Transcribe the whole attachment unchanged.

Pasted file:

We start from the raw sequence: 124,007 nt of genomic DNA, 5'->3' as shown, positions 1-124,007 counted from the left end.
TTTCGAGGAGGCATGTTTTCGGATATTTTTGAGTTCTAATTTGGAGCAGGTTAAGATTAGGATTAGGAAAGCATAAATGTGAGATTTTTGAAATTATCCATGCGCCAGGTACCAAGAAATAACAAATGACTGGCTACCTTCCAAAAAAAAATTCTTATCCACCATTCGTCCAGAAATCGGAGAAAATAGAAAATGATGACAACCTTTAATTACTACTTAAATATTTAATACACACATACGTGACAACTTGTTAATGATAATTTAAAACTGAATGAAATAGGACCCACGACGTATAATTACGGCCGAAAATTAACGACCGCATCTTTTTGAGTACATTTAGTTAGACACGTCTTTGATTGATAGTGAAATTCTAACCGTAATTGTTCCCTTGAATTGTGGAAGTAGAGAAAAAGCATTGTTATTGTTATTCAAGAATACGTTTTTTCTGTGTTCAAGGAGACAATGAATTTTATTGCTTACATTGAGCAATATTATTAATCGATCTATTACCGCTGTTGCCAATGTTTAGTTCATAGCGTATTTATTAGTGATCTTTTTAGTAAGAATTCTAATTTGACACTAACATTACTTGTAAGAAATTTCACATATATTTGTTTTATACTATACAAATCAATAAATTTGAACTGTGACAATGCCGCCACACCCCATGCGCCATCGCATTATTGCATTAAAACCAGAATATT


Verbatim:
We start from the raw sequence: 124,007 nt of genomic DNA, 5'->3' as shown, positions 1-124,007 counted from the left end.
TTTCGAGGAGGCATGTTTTCGGATATTTTTGAGTTCTAATTTGGAGCAGGTTAAGATTAGGATTAGGAAAGCATAAATGTGAGATTTTTGAAATTATCCATGCGCCAGGTACCAAGAAATAACAAATGACTGGCTACCTTCCAAAAAAAAATTCTTATCCACCATTCGTCCAGAAATCGGAGAAAATAGAAAATGATGACAACCTTTAATTACTACTTAAATATTTAATACACACATACGTGACAACTTGTTAATGATAATTTAAAACTGAATGAAATAGGACCCACGACGTATAATTACGGCCGAAAATTAACGACCGCATCTTTTTGAGTACATTTAGTTAGACACGTCTTTGATTGATAGTGAAATTCTAACCGTAATTGTTCCCTTGAATTGTGGAAGTAGAGAAAAAGCATTGTTATTGTTATTCAAGAATACGTTTTTTCTGTGTTCAAGGAGACAATGAATTTTATTGCTTACATTGAGCAATATTATTAATCGATCTATTACCGCTGTTGCCAATGTTTAGTTCATAGCGTATTTATTAGTGATCTTTTTAGTAAGAATTCTAATTTGACACTAACATTACTTGTAAGAAATTTCACATATATTTGTTTTATACTATACAAATCAATAAATTTGAACTGTGACAATGCCGCCACACCCCATGCGCCATCGCATTATTGCATTAAAACCAGAATATT